It isn’t just the Trump administration that is thoroughly corrupt. In fact, it’s hard not to see Trump’s collection of mob wanna-be’s and hangers-on as representative of far too many American mega-corporations.
Take Monsanto. (As Henny Youngman might have said, please…)
A while back, the Guardian published an expose–one of many–that confirmed what farmers and rural folks have known for years, namely, that the company is rapacious, dishonest and immoral.
The US agriculture giant Monsanto and the German chemical giant BASF were aware for years that their plan to introduce a new agricultural seed and chemical system would probably lead to damage on many US farms, internal documents seen by the Guardian show.
Risks were downplayed even while they planned how to profit off farmers who would buy Monsanto’s new seeds just to avoid damage, according to documents unearthed during a recent successful $265m lawsuit brought against both firms by a Missouri farmer.
The documents, some of which date back more than a decade, also reveal how Monsanto opposed some third-party product testing in order to curtail the generation of data that might have worried regulators.
And in some of the internal emails, employees appear to joke about sharing “voodoo science” and hoping to stay “out of jail”.
Think about that last paragraph for a while.
The Guardian investigation focused on a product intended to replace Roundup–the company’s best-selling herbicide that has been connected to various cancers. Not that concern about user’s health entered into the equation. It seems that millions of acres of US farmland have become overrun with weeds that have become resistant to Roundup, the company’s name for glyphosate.
Farmers using Roundup would spray it on crops that Monsanto had genetically engineered to survive being sprayed with glyphosate. That was popular with farmers everywhere, not just in the U.S., but it led to the emergence of weeds that were also resistant to Roundup. The new system promoted by Monsanto and BASF uses a herbicide called dicamba; it “similarly provides farmers with genetically engineered dicamba-tolerant soybeans and cotton that can be sprayed directly with dicamba.” The weeds sprayed with the new product die–at least, so far– but the crops don’t.
There is, it appears, a down-side to the new product (other than the consequences of such herbicide use generally).
Dicamba has been in use since the 1960s but traditionally was used sparingly, and not on growing crops, because it has a track record of volatilizing – moving far from where it is sprayed – particularly in warm growing months. As it moves it can damage or kill the plants it drifts across.
The companies said they would make new dicamba formulations that would stay where they were sprayed and would not volatilize as older versions of dicamba were believed to do. With good training, special nozzles, buffer zones and other “stewardship” practices, the companies assured regulators and farmers that the new system would bring “really good farmer-friendly formulations to the marketplace”.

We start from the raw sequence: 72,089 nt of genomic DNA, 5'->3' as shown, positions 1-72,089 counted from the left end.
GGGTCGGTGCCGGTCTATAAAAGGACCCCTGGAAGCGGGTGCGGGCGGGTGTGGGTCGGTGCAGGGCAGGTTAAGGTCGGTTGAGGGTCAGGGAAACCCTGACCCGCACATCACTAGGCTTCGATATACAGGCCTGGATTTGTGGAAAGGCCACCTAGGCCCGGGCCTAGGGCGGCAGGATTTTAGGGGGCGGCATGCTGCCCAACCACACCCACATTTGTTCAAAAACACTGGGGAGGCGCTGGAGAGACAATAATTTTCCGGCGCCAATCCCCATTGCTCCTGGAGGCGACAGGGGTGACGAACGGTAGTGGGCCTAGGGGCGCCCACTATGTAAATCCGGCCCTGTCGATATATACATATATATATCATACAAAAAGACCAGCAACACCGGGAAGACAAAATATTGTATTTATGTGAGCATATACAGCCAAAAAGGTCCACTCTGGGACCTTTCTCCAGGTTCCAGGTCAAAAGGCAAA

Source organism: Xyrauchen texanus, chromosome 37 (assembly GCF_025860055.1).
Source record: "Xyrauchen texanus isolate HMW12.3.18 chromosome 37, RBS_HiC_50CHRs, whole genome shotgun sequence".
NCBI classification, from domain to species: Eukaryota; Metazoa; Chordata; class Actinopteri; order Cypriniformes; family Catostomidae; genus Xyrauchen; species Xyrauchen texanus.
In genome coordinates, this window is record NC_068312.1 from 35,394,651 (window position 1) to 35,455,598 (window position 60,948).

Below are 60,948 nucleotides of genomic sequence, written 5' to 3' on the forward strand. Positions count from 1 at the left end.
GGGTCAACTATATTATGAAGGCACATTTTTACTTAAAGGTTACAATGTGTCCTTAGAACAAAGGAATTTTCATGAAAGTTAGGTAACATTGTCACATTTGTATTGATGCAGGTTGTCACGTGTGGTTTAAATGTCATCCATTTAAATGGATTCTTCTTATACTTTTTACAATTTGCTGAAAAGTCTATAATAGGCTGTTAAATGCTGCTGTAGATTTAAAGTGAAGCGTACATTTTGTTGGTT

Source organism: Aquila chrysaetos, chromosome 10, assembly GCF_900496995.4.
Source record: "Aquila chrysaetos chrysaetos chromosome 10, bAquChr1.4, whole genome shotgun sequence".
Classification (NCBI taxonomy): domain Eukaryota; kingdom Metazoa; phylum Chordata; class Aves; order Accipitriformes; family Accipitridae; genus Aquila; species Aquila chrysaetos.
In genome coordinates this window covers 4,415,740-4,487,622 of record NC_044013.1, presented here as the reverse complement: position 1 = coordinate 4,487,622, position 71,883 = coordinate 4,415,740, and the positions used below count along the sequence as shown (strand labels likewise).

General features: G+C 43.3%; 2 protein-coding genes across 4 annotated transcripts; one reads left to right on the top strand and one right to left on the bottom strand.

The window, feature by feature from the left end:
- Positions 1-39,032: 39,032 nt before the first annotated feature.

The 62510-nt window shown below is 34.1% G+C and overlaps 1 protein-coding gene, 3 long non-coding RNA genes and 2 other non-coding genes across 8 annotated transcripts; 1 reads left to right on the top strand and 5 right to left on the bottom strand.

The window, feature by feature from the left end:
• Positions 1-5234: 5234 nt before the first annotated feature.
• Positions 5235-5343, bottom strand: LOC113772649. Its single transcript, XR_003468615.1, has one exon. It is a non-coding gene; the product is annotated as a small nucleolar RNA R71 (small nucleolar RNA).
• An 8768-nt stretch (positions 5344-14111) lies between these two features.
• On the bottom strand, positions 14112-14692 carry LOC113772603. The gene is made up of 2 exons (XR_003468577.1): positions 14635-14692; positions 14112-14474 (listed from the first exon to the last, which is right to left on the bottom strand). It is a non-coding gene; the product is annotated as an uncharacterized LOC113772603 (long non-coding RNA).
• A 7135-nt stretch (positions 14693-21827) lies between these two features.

You can guess the rest. Only farmers buying Monsanto’s own dicamba-tolerant cotton and soybean seeds would be protected from drift damage. And they knew it. According to a report prepared for Monsanto in 2009, such “off-target movement” was expected, along with “crop loss”, “lawsuits” and “negative press around pesticides.” Monsanto’s own projections estimated that damage claims from farmers would total more than 10,000 cases. Evidently, those anticipated lawsuits were just a cost of doing business–business that generated enough profit to make even significant losses quite manageable.
And of course, one way Monsanto generated profit and business was through the drift–which encouraged the “drifted on” farmers to buy Monsanto’s resistant seeds.
It’s Roundup all over again.
Three juries so far have found that Roundup is carcinogenic and that Monsanto hid the risks. And just as Monsanto has done in the Roundup cases, it has tried to keep most of the discovery from the dicamba litigation designated confidential. According to the Guardian, some 180 of those documents have been unsealed.
“The documents are the worst that I’ve ever seen for any case that I’ve worked on,” said lawyer Angie Splittgerber, a former tobacco industry defense attorney who works with Randles in the firm Randles & Splittgerber. “So many of them put things in writing that were just horrifying.”
The linked article has facts and figures and is worth reading in its entirety–not just because Monsanto’s behavior has been utterly despicable for many years, but because lax government oversight has allowed a number of companies to behave with similar impunity. Too many of America’s “movers and shakers” consider this kind of behavior “doing business.”
Capitalism requires effective regulation in order to work properly. This is what happens when the regulated capture and control the regulators.
This is the cesspool from which Trump and his enablers emerged. This is their “normal.”Comments